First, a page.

There are a few benefits of the mathematical co-ordinate based cadaster as well. All these well- integrated surveys do represent an intermediate conceptual step[PS16] which is present between the use of monuments and the use of coordinates-only[PS17], indeed as monumented boundaries are integrated to close tolerances within a spatial reference system[PS18]. The best part here is that the coordinates, which are derived for the locations of the monuments, can then be used as[PS19] further evidence in re-establishing the monuments[PS20]. It is also evident that integrated surveys are already the norm in many parts of many provinces, and serve to provide properly geo-referenced data for use in cadastral mapping and[PS21] prominent in land information systems[PS22]. (Elfick, 2006) It is eveident that boundaries have typically, but not always, followed a three-part process[PS23] with subsets of coming into being – they are[PS24] in fact actually defined by the party[PS25] (which means Crown in earlier age and landowner in recent time) who has legal rights in the land; they are demarcated on the ground by a surveyor[PS26](which can be posts, pins, bars, mounds, pits); they are described on plans and maps.The use of coordinates is predicated on[PS27]removing demarcation or divisionfrom the process[PS28]– which meansthe boundary is[PS29]firstdefined and then[PS30]described. To be clear and appropriate:defining boundaries using only coordinates means that monuments are not placed in the ground to mark the boundaries[PS31]. One should accept thataccess to cadastral coordinates which are linked to an accurate, distortion-free reference frame such as NAD83 (Canada Spatial Reference System[PS32]). This system compelledto employ adjustment and measuring methodology[PS33]by surveyors. (Elfick, 2006) It is not to reduce[PS34] or lesser the importance of environmental, social or economic data in a statewide land information system, but to suggest that from a practical point of view, the development of a broad land information system will be more politically and economically justified if designed around a juridical cadastre in the early stages. There are some[PS35]evidentcases,however, when this[PS36]areaparcel is not suitable and it must be divided into smaller units[PS37]which too forthe benefits of[PS38]public interests.This is usually for valuation, assessment, or rating (fiscal) purposes or for land use classification[PS39]. It also limits the boundary of public to certain area or parcel which ultimately create hindrances in their life. One of theprime importance is that the basis of the cadastre is land parcels; not buildings, people or any other criteria[PS40]which indeed a very goos sign and methodology. In this cadastre, every parcel of land in the state or jurisdiction must be displayed[PS41] and presented on the maps and included in the respective registers. Ideally, this would include all state owned parcels including reserves, parks, roads, and unalienated land, if applicable[PS42]. All these are dynamic in nature and are continually updated and the contents of the registers should be public, within reasonable limits. It must be available to all government authorities[PS43]. One well-known fact is Fiscal cadastres were developed[PS44] and established to raise revenue through taxation of land, whereas juridical cadastres were developed to record ownership and all other legal interests in land[PS45].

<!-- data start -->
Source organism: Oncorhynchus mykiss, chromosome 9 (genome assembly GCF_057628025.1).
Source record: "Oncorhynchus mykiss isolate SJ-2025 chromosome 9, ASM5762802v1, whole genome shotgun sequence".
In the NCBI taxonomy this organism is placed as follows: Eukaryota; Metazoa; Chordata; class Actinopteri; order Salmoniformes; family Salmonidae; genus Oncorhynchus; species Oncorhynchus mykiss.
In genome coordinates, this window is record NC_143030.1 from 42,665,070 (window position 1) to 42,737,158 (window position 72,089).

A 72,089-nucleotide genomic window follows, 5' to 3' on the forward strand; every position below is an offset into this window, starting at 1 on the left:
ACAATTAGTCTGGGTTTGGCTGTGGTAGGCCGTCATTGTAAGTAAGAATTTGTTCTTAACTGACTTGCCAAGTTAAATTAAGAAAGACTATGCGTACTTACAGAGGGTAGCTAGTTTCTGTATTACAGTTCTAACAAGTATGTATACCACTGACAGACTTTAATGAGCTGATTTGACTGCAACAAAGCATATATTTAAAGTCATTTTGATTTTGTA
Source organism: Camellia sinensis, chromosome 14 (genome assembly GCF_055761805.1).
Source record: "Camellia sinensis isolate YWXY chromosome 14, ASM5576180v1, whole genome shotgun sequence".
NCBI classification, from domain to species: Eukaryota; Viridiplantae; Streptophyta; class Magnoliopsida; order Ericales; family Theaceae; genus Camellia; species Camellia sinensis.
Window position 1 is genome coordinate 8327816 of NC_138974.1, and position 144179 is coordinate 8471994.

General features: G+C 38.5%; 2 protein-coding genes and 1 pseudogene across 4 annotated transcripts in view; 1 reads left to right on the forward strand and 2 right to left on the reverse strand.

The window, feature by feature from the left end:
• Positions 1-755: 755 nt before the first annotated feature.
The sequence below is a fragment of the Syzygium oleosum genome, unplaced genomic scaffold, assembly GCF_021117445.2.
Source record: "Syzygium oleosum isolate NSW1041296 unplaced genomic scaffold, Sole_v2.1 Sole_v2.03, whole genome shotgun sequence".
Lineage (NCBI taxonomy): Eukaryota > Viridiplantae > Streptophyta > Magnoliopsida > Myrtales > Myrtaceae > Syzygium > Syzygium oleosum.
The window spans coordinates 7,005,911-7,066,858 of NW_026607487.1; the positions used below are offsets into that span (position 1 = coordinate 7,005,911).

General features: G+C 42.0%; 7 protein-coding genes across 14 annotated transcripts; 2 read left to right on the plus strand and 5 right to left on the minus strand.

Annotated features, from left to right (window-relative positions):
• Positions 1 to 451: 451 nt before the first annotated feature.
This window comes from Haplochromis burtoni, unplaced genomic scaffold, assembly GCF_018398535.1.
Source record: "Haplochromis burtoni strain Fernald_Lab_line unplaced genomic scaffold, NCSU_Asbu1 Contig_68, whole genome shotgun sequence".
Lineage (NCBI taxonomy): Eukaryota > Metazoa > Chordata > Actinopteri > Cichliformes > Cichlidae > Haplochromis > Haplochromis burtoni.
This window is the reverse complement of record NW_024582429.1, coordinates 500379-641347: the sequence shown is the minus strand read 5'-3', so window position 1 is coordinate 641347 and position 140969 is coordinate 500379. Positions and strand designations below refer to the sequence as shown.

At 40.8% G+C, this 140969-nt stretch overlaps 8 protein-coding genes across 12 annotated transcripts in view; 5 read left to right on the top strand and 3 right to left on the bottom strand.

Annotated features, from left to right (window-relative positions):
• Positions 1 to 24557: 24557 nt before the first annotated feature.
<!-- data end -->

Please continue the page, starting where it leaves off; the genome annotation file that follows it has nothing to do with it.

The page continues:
Characteristics of Boundary Law in Other Jurisdictions